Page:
She was there long enough in the basin and I was surprised I did not see her going into a dry dock, unless they have some kind of floating dock in the basin, or a tidal lift of some kind. Do they need to come out of the water every year?

      Like or Dislike: Thumb up 1 Thumb down 0

      Murdoch MacKenzie May 13, 2016 6:13 pm Reply
  • Maybe this is another unjustified attack on poor old Calmac, re the Isle of Arran dry-docking.
    They are posting that she is out of action until at least Wednesday and her 5 return runs a day are cancelled. They are apologizing to their customers, as they do, and that seems to be it.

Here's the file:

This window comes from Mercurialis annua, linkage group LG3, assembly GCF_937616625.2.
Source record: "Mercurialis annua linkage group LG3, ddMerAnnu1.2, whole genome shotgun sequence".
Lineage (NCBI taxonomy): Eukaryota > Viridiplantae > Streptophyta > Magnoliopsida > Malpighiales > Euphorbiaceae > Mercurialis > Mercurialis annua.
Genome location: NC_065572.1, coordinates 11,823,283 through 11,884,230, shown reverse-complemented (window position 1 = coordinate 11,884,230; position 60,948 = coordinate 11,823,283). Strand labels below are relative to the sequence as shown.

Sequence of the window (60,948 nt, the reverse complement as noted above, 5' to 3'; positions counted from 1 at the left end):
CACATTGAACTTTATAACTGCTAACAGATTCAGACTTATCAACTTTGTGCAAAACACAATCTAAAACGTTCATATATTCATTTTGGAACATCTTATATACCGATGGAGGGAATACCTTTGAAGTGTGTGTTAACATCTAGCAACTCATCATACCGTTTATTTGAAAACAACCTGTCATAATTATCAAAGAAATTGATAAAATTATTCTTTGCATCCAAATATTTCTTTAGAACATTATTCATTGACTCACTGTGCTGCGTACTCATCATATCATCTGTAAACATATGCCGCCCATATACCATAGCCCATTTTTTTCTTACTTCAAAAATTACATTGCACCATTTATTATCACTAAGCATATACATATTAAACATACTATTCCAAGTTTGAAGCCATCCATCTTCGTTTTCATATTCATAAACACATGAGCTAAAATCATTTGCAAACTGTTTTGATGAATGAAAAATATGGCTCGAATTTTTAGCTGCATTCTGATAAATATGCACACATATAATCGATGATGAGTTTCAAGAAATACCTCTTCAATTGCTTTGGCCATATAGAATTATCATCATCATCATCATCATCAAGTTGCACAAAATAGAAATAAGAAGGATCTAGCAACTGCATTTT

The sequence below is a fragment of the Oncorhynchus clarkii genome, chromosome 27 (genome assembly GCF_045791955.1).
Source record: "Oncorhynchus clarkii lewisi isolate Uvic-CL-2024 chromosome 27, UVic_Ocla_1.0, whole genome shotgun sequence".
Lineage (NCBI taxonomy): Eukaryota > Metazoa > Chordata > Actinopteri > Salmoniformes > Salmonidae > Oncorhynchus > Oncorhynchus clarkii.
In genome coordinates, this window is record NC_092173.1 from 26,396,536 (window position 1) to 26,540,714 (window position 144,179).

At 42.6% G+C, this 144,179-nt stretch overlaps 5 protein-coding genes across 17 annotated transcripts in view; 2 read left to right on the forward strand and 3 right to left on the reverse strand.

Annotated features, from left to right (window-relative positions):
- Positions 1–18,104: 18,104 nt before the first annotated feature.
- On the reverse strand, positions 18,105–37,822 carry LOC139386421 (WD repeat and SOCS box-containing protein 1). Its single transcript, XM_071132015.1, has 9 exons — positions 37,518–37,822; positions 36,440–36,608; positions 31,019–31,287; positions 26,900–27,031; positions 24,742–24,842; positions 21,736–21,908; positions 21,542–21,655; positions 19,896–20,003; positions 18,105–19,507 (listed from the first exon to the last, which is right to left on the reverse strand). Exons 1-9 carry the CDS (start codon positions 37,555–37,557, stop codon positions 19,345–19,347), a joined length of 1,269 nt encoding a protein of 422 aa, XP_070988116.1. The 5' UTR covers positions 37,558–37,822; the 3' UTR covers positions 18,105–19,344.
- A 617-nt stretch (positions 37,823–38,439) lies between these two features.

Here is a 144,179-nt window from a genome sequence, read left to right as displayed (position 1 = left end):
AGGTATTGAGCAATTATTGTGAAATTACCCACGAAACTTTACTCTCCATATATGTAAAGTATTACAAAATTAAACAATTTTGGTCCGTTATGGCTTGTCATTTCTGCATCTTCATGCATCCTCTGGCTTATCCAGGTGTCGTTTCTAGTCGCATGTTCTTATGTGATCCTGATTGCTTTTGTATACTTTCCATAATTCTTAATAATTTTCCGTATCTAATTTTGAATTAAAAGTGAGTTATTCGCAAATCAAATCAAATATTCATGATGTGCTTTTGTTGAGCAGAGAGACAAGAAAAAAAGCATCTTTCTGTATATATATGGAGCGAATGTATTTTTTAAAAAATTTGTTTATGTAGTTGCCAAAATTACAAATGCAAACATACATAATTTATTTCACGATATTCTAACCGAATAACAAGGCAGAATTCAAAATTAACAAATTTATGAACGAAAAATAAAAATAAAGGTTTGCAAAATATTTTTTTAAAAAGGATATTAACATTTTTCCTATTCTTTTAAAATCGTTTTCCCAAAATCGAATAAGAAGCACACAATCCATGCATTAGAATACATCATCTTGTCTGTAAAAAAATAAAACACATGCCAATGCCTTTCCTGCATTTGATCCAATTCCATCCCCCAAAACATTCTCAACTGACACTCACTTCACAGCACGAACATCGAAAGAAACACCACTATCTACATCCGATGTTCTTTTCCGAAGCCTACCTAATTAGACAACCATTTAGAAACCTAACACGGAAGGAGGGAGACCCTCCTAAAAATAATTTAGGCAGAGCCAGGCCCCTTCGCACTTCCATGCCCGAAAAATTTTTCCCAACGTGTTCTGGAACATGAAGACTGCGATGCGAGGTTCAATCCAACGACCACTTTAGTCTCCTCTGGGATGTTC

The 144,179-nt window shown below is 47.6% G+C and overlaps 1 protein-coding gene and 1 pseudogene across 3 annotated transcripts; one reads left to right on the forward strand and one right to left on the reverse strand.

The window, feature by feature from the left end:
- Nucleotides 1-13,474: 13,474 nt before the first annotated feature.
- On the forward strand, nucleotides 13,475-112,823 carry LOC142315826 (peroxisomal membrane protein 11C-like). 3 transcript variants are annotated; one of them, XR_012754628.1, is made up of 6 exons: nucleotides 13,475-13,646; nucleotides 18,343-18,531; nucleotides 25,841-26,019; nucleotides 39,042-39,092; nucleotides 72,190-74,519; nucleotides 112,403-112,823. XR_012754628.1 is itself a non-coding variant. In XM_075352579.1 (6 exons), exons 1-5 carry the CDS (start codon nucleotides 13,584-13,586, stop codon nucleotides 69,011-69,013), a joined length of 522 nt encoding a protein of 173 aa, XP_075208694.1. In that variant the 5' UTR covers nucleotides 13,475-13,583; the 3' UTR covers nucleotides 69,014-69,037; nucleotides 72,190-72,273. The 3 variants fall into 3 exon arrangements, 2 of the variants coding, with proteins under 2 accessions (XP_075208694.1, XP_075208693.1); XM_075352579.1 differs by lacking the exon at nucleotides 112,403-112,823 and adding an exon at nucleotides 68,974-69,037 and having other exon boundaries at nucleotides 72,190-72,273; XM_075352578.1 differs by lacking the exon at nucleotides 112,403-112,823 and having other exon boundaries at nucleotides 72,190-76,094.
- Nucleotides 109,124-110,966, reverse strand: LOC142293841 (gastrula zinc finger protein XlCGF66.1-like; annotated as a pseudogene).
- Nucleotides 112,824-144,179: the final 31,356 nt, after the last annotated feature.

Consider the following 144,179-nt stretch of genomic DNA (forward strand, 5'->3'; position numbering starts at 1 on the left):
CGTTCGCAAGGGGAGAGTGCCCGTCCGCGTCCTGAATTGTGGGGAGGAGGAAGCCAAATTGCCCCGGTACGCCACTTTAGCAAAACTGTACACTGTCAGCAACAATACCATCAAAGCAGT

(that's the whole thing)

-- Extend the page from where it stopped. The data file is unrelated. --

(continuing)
Now, the Caledonian Isles carries 110 cars to the Isle of Arran’s 76 and 1000 passengers to her 448. If they really care, why do they not do extra sailings, say two early in the morning and two at night. I’m sure they could call in staff from leave to help out for a few days.
    In fact three sailings would probably suffice unless she was fully booked out. Then again it may be that the Caledonian Isles copes on her own and the extra ferry is just more waste, except of course for the forgotten Campeltown passengers who are just getting the big red X and the standard cut and paste apology.

    Like or Dislike: Thumb up 1 Thumb down 0

    Murdoch MacKenzie May 15, 2016 8:01 am Reply
    • Murdoch, the Campbeltown service is just to make transport Scotland and the minister look good, it will always be bottom of the list, we are too far away from Holyrood for anyone to care, I can’t see our MSP challenging the minister.

      Like or Dislike: Thumb up 1 Thumb down 0

      Richard May 15, 2016 9:46 am Reply
  • Calmac have advised the MV Isle of Arran will not be back in service till Thursday, at the earliest.